“From everyone who has been given much, much will be demanded; and from the one who has been entrusted with much, much more will be asked.” Luke 12:48
It’s been a surreal few days to see how quickly the face of NBC News has fallen from his pedestal atop the news world. Much more than a newscaster, Williams was a quasi-entertainer with his comedic timing and constant presence on the talk show scene. He was about as mainstream and beloved as a newscaster can get.
And it all came tumbling down with an admission that he misrepresented a war story that happened during the Iraq War. And maybe something he saw during Hurricane Katrina. And maybe something else. And maybe something else. Some are speculating that the six month suspension is merely an audition for the next anchor. Either way, Williams probably isn’t coming back.
The knives were quick to come out in the cutthroat world of journalism (interestingly enough, I checked several news media sites, and Williams’ suspension was the lead story on all but one. Yep you guessed it, NBC News). But a greater question might be asked: why such a harsh punishment for a seemingly small crime? So he embellished a few stories. Every person who’s ever gone fishing has done that. He was the face of NBC News for twenty years. How can that all be discarded in a matter of days? No laws were broken. The punishment doesn’t seem to fit the crime. Until you realize what Williams represents: truth, transparency, integrity, trust, facts. When he embellished stories, stretched the truth, colored in the gray areas, he undermined the very foundation from which he built his entire career.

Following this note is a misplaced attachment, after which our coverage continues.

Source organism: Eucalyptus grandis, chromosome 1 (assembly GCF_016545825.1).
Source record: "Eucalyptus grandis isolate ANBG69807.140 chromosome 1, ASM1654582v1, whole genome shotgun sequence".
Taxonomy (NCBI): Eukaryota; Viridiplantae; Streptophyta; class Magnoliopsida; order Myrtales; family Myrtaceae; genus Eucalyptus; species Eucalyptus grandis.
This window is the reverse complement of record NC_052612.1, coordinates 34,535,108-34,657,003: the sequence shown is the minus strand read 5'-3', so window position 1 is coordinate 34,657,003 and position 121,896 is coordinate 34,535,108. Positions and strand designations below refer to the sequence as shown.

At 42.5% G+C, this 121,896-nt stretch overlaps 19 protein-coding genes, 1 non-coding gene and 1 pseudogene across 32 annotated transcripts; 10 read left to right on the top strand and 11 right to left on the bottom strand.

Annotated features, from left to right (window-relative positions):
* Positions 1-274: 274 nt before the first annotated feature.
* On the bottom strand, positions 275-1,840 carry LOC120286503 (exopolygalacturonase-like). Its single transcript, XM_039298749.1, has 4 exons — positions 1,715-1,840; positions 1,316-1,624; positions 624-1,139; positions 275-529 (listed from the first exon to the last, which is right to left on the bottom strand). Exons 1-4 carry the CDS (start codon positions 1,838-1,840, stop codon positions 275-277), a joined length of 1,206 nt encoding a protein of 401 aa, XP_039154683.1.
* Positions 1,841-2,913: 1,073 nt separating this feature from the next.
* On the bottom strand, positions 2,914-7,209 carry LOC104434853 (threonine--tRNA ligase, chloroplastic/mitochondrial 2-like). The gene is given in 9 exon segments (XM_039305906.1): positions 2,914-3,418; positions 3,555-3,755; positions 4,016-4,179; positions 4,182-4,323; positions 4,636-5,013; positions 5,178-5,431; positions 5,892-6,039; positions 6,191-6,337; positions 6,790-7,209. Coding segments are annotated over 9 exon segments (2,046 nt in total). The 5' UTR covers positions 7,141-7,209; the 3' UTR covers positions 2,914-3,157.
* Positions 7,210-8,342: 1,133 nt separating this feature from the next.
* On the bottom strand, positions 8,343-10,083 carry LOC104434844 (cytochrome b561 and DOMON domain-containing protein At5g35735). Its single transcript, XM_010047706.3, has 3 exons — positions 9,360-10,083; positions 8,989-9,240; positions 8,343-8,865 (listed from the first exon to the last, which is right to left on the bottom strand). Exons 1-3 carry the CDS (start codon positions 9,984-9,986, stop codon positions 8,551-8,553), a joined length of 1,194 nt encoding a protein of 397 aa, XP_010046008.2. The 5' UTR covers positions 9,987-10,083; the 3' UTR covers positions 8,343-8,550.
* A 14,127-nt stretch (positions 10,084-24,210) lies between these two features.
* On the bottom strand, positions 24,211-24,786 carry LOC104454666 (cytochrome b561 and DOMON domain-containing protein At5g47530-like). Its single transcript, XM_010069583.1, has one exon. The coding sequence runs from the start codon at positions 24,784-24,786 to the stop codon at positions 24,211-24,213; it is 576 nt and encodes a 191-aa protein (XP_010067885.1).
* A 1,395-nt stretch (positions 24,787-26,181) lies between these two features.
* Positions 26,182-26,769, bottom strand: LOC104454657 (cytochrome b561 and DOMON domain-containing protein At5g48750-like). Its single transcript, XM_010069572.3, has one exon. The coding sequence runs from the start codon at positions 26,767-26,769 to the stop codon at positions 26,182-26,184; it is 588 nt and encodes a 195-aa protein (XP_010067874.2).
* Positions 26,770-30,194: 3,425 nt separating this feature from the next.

That’s why Jesus said that to whom much is given, much is required. That’s why Williams needs to be suspended (and probably fired) even though he broke no laws, even though he did what every other person does when trying to enhance their mediocre weekend to sound like a great one Monday at work. He’s not just any other person. He’s the face of a franchise. He doesn’t get free passes. Much much more is expected of him. And that trust is now irrevocably broken.
For the church world, that’s why ministers are (and ought to be) held to such a higher standard. That’s why a moral failure which may seem pedestrian to most is devastating to a minister or ministry. When the moral trust is broken, it is difficult if not impossible to regain. May Williams’ fall from grace be a warning to us all.